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January 20, 2020 | | Post a Comment

first_imgPreviously heralded Papine High copped their first major sports title when they defeated St George’s College by 89 runs in the final of the urban area ISSA Grace Shield Under-19 competition at Melbourne Oval yesterday. The St Andrew-based institution, coached by Shane Brooks, recorded the victory over their Glendon Coke and John Gordon-coached opponents on day two of the scheduled three-day encounter. Resuming the day on 241 for five for an overall lead of 63 runs after bowling out St George’s for 168 in their first innings, Papine, who finished the season unbeaten, went on to post an impressive 384 for nine declared in their first innings. Sporting a 216 runs lead Papine then returned to bowl out St George’s for 127 in their second innings. St George’s in losing were denied their first hold on the coveted crown in 22 years. Spearheading the batting effort of Papine was captain and national Under-19 representative, Andre Bailey, who carried on from his overnight 42 to post 104. Kishawn Graham with 34 supported Bailey. Openers Raymond Hall 57 and Orande Pearson 46 made most runs for the victors on day one. Opener and national youth player, Kirk McKenzie, bowling part-time off-spin, claimed three for 106 for the losers. Batting a second time, St George’s were dismissed courtesy of off-spinner Pearson, who claimed six for 46 and Rahawn Riley three for 28. Papine will now play the winner of the rural area Grace Headley Cup for the all-island Grace Spalding Cup crown.last_img read more

January 17, 2020 | | Post a Comment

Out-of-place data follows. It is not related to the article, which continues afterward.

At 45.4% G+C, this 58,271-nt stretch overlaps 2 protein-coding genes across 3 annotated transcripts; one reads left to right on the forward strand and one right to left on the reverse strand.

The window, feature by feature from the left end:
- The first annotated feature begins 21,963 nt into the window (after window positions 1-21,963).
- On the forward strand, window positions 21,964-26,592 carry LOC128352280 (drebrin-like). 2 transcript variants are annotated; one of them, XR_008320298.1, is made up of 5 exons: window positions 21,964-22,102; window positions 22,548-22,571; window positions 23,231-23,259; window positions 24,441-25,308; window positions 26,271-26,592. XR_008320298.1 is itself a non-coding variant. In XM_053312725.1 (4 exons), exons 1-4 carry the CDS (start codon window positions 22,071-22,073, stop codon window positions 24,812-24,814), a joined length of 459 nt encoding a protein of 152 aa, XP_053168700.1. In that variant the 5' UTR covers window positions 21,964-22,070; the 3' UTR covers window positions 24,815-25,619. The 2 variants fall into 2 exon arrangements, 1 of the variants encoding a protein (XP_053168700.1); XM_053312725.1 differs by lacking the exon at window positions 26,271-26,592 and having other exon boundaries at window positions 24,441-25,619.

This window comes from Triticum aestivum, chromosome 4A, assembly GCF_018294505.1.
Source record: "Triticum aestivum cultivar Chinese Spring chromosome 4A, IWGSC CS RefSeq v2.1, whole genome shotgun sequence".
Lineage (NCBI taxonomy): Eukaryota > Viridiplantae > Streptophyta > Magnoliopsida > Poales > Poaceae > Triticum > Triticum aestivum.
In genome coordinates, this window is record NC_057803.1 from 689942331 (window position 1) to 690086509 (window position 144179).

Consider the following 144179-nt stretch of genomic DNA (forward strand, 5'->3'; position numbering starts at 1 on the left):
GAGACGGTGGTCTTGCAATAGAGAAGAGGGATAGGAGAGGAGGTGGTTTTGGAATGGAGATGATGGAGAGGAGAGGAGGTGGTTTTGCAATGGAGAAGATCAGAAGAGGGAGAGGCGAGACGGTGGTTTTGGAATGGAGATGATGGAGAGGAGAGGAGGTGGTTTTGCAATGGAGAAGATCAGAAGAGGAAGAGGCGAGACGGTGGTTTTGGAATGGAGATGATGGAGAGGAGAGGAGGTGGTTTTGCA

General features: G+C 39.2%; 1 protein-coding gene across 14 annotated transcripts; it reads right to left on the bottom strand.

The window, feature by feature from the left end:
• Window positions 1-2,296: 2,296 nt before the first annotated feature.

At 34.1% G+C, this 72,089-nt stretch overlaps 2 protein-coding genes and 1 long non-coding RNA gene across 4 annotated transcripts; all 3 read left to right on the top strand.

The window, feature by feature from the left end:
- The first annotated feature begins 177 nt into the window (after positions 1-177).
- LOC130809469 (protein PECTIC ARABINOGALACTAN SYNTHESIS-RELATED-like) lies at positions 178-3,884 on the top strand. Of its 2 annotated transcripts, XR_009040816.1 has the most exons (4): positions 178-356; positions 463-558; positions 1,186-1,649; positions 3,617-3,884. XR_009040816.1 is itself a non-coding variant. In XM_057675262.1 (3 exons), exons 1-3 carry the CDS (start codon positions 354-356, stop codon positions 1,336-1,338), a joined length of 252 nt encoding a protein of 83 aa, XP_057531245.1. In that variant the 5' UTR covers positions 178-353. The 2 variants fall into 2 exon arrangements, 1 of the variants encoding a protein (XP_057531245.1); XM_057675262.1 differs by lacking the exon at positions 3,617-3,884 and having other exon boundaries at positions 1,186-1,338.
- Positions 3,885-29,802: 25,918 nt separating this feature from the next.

first_imgThe male-to-female cross-dressing case was on Wednesday adjourned to October when it was brought before Justice Carl Singh at the Court of Appeal.The case filed by the Guyana Trans United (GTU) with support from the Society Against Sexual Orientation Discrimination (SASOD) and the University of the West Indies Faculties of Law Rights Advocacy Project (U-RAP) sought to strike down laws which left transgenders open to arrest because of cross-dressing.Gulliver McEwan, representatives of SASOD and GTU, first filed the case after then Chief Justice Ian Chang ruled that cross-dressing by men is not a crime as long as they did not do so for an improper purpose.After the ruling, cross-dressers believed that it did not prevent them from being harassed and arrested by police. As such they moved to the Court of Appeal to have Chang’s ruling overturned.However, when the matter was called, the appellants filed their arguments but were told that the State is yet to file theirs.The Appeal Court noted that the arguments filed by counsel for the appellants were extensive and that it wished some time to fully review them and to receive the arguments from the State.During the hearing, justice Singh questioned the validity of SASOD being on the rubric of the appeal, since the organisation was struck out as a party at first instance.However, in response, representing attorney Nigel Hughes stated that the documents would be amended but added that a formal application would be made for SASOD to be joined in the appeal.Commenting on the ruling, McEwen stressed that excluding civil society organisations (CSOs) such as SASOD and GTU would inhibit marginalised persons from being able to access justice.“If civil society groups are not included in the case, then how can we as a community be represented in something that affects us all? This case does not just affect the four individual litigants, it affects us all.”Managing director of SASOD Joel Simpson posited that Caribbean courts have taken a very restrictive approach to the standing of organisations, which he finds untenable.He added that it is particularly important for advancing human rights in Guyana, where individuals are often stigmatised, re-victimised and face amplified risks to their safety and security when challenging the state to respect the rights of a minority group.last_img read more